• Request for official transcripts can be made online.
  • Fees for official transcripts ordered online can be paid with credit cards.
  • Online transcripts require entry of student ID number.
  • Grades will be available online using a standard browser.
  • Grades will not be available online until the 10th day following the end of the semester.
  • Accessing grades requires entry of student ID number.

You will note that the sample user story was focused on a single type of user — students — and the specific tasks that the user could perform online. It did not cover tasks that professors could do, such as input grades, or information that could be accessed by the public, such as a course catalog. However, the information provides valuable insight for those developing the technical aspects; developers know, for example, that the student ID field must be made mandatory for accessing grades, enrolling in classes or ordering transcripts. There is also information for those responsible for the business side, such as the ability to order parking passes online.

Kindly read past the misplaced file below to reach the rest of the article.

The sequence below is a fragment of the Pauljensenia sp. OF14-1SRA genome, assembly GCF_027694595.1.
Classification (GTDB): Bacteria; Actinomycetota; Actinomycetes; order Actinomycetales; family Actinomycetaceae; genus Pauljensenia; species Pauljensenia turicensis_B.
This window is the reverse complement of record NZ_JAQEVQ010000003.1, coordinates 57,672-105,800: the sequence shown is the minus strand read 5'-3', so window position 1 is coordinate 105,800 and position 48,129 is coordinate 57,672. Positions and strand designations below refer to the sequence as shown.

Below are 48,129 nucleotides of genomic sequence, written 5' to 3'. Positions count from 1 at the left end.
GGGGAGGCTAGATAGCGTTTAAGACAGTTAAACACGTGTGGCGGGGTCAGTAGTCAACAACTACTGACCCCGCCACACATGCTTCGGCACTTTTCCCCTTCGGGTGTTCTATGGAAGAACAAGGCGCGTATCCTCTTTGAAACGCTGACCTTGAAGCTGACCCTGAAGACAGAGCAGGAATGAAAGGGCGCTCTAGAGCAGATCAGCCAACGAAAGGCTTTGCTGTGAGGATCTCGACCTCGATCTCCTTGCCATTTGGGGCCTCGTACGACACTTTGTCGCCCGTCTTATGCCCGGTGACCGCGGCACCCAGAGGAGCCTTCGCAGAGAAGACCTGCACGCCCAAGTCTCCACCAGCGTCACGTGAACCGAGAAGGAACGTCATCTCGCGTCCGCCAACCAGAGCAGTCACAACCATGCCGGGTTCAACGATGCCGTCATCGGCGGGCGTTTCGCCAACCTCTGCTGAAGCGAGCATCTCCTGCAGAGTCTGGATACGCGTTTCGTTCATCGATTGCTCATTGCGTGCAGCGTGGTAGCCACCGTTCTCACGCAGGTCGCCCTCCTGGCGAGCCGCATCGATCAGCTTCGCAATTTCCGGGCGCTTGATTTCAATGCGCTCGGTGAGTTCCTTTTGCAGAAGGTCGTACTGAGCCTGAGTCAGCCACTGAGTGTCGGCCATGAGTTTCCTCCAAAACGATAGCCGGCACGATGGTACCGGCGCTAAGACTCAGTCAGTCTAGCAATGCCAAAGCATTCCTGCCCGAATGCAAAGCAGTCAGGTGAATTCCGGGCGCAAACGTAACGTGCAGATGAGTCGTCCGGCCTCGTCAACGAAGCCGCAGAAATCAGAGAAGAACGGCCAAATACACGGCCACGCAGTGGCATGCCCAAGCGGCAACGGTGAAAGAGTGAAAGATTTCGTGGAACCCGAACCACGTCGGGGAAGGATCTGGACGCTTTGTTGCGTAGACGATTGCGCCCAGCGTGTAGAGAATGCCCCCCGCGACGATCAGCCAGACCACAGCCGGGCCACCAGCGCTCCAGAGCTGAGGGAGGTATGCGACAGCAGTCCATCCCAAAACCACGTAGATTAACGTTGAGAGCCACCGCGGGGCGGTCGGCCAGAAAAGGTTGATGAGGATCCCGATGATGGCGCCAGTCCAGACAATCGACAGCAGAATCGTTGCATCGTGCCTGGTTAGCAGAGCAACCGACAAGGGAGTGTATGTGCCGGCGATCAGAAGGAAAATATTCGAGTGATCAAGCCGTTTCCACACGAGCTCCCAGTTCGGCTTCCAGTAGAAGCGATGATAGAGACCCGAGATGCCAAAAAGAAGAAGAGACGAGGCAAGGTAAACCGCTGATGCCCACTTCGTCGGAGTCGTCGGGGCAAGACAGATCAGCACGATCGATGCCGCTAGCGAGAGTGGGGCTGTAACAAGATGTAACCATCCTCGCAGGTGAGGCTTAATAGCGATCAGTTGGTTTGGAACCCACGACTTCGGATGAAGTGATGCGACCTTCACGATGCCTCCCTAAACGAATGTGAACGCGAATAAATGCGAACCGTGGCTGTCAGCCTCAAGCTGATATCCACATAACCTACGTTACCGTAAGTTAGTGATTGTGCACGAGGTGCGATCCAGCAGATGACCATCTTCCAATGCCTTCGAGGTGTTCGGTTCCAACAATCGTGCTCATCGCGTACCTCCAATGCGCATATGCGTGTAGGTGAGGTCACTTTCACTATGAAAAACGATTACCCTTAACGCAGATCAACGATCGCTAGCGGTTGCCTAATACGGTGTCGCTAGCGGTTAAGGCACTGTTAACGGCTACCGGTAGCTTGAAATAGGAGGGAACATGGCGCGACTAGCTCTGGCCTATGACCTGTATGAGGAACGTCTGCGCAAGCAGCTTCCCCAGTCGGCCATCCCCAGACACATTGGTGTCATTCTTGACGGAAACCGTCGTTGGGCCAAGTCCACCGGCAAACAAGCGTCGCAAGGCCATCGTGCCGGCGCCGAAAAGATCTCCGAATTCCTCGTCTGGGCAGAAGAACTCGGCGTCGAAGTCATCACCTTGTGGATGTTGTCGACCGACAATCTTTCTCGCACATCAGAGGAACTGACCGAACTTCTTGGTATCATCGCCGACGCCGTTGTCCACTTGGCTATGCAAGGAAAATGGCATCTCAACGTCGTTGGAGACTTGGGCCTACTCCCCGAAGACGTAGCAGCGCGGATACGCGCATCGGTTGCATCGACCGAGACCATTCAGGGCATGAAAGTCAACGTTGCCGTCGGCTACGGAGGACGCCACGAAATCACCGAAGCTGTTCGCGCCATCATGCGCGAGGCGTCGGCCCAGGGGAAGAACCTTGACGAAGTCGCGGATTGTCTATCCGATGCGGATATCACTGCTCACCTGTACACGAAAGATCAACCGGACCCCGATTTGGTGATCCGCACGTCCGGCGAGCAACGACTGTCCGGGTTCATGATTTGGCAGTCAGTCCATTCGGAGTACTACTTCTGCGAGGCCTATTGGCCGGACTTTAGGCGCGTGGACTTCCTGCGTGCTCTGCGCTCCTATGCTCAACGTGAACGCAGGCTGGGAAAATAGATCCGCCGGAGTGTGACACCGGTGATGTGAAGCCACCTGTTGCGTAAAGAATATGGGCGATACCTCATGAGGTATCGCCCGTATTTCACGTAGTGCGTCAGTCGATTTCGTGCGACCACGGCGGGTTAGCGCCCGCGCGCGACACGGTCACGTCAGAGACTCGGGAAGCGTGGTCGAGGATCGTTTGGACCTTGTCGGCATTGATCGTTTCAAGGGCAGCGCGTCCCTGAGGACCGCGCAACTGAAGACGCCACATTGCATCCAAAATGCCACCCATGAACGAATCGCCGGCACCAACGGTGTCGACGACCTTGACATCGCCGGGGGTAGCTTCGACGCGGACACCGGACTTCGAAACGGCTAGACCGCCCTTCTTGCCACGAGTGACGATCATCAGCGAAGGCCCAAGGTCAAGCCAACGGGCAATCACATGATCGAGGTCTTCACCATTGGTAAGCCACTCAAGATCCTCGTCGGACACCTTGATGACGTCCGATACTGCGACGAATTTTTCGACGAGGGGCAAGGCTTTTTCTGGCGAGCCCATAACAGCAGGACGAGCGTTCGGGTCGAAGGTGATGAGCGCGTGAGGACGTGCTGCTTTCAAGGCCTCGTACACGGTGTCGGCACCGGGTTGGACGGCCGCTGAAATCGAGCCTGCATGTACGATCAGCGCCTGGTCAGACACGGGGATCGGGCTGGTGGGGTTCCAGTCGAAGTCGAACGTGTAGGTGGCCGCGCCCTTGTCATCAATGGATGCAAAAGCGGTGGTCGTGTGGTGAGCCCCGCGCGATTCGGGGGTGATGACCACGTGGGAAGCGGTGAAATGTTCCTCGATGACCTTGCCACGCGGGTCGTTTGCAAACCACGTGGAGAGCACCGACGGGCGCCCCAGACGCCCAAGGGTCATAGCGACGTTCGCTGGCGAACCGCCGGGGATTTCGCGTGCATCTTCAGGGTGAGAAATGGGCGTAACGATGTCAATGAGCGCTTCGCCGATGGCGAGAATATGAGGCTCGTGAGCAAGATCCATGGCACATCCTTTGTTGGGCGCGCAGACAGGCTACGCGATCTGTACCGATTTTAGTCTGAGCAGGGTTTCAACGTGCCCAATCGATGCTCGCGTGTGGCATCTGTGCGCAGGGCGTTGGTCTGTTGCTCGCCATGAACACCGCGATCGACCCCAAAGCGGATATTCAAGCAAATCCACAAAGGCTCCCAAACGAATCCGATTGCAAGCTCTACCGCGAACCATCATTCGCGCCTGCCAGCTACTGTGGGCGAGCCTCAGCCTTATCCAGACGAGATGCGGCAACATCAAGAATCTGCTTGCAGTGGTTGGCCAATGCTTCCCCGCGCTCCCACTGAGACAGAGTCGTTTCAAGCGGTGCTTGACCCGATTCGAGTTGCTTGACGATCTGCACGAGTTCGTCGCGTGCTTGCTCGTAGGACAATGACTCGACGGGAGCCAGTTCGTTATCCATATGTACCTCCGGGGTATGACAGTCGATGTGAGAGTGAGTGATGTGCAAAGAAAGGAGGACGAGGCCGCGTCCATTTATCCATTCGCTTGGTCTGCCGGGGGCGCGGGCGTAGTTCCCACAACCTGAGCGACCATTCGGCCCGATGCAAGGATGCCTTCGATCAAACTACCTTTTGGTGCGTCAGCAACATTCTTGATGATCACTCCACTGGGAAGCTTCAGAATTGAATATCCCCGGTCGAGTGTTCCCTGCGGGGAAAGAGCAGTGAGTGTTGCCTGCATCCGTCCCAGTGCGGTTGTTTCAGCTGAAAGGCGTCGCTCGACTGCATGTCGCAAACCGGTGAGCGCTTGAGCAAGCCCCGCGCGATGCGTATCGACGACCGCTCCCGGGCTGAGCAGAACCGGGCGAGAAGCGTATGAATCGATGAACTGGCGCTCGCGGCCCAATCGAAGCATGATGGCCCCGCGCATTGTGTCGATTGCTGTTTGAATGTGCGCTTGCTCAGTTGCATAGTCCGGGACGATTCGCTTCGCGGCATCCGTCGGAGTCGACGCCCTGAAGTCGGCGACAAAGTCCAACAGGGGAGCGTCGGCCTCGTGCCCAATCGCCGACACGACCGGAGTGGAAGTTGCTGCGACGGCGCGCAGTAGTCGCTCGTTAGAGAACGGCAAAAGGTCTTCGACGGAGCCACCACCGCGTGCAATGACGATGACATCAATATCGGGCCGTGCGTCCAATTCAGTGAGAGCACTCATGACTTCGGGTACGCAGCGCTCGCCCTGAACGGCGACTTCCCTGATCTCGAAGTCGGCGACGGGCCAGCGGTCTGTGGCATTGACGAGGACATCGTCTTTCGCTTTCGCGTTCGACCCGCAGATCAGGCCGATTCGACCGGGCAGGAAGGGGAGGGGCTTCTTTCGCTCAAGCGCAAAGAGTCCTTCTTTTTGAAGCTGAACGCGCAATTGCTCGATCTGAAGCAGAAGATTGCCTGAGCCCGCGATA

One way to approach user stories is to consider who has the requirement, what benefit he or she will derive from it and what will be entailed in delivering the solution. For example:

  • On-campus registration is limited to specific days and times.
  • Online registration gives students the opportunity to register outside of the times allotted for on-campus registration.
  • Working students will not have to take off from work to register.
  • Students will not have to drive to the campus just to register.
  • Access to online registration requires maintaining the security of the student’s personal information.
  • Online registration will require real-time tracking to ensure that maximum class sizes are not exceeded.
  • Online registration will require verifying that each student meets the prerequisites for each class requested.

Based on this information, the user story can be abbreviated into the shorter sentences demonstrated earlier.